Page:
3. The method of claim 2 wherein the perforations are formed with substantially cylindrical needles.
4. The method of claim 2 wherein there is provided at least 1600 needle perforations per square meter.
5. The method of claim 2 wherein the perforations are formed by needles having a y-formed cross-section.
6. The method of claim 2 wherein the perforations are formed by needles having a v-formed cross-section.
This is a continuation of U.S. patent application Ser. No. 697,687, filed Feb. 4, 1985--now abandoned, which in turn is a continuation of U.S. patent application Ser. No. 540,274, filed Oct. 11, 1983--now abandoned, which in turn is a division of U.S. patent application Ser. No. 373,688, filed Apr. 30, 1982 and is now U.S. Pat. No. 4,439,475.
The present invention relates to a nap mat or carpet of the washable type having a rubber or plastic back whereby the nap or tufts is/are fastened in the back material.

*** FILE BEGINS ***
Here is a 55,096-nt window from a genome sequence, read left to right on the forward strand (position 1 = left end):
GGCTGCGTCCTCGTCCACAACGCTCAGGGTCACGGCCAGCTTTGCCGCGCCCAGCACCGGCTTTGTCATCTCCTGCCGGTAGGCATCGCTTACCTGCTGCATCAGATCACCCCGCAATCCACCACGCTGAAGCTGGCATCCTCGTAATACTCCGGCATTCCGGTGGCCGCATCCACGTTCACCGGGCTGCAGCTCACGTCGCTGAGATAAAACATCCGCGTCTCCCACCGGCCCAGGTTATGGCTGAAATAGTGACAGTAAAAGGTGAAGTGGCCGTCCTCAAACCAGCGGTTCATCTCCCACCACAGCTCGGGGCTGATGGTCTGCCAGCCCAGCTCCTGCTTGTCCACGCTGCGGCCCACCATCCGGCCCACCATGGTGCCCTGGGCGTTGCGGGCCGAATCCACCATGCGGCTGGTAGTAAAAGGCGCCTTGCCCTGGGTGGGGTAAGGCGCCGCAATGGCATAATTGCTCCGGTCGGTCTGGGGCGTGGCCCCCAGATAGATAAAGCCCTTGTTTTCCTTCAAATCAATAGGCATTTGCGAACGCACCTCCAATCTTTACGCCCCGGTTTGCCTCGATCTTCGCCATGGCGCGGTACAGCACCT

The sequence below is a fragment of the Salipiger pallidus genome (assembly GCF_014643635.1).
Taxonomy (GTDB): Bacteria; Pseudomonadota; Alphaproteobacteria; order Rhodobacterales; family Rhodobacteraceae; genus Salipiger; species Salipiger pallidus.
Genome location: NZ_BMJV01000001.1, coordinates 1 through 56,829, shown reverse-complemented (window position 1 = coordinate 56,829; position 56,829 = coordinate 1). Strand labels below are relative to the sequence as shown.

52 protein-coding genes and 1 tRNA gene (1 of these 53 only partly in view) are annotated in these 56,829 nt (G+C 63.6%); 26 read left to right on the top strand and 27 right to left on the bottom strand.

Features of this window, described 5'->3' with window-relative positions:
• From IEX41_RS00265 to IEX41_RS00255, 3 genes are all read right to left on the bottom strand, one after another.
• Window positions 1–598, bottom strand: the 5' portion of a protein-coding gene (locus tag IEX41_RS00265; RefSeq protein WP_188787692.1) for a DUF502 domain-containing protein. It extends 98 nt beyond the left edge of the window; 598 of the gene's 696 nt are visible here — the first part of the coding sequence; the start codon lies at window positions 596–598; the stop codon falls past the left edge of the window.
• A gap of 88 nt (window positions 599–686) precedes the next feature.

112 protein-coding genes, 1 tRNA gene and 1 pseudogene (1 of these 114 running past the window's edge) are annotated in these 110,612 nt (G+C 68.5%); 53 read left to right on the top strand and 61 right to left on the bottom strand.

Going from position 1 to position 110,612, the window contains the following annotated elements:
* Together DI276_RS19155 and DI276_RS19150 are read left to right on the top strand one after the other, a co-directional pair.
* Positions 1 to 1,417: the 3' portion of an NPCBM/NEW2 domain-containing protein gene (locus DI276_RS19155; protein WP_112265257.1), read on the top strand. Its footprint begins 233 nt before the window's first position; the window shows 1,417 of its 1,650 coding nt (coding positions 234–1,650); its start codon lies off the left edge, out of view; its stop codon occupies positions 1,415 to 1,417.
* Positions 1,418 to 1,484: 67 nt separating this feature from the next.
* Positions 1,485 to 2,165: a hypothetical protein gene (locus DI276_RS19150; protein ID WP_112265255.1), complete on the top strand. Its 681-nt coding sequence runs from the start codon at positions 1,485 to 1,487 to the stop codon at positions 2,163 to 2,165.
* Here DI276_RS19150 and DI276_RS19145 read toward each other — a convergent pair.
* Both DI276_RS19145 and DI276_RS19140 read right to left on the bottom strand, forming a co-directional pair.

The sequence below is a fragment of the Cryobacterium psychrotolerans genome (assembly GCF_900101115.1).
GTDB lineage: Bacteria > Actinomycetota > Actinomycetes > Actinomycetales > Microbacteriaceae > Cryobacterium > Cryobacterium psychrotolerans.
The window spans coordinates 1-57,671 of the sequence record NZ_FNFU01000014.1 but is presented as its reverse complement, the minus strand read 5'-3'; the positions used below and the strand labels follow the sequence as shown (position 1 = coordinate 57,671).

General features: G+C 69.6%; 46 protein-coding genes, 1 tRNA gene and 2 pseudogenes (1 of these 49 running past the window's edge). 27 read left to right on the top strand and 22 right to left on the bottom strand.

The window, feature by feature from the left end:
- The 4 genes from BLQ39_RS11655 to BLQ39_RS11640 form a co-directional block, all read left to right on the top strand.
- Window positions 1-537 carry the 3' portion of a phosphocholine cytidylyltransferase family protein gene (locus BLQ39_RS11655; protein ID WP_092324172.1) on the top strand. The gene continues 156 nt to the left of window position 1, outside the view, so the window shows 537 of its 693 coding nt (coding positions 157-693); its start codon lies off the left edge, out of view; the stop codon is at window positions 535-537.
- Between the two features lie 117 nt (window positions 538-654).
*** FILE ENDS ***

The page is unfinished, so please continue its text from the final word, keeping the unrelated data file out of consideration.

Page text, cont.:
The nap mat or carpet according to the present invention has means for increasing the liquid drain or removal from the nap when the nap mat or carpet is subjected to the influence of a force, such as a pressing force, a centrifugal force and/or a pressure difference between the front and rear sides of the mat or carpet, to thereby provide a washable nap mat or carpet from which the soap or wash liquid may be removed more efficiently from the nap during an operation of pressing, centrifuging and/or suction. Thereby is it possible either to economize the water consumption or to procure a more complete cleaning, when the amount of water consumed is kept the same, since the normal liquid removal ability has been increased. Furthermore, the increased ability of liquid removal provides that more liquid than normal is removed, so that a mat or carpet according to the invention after washing and a subsequent centrifuging or wringing contains considerably less water, whereby the energy consumption for the subsequent hot air drying, drum drying or the like may be reduced.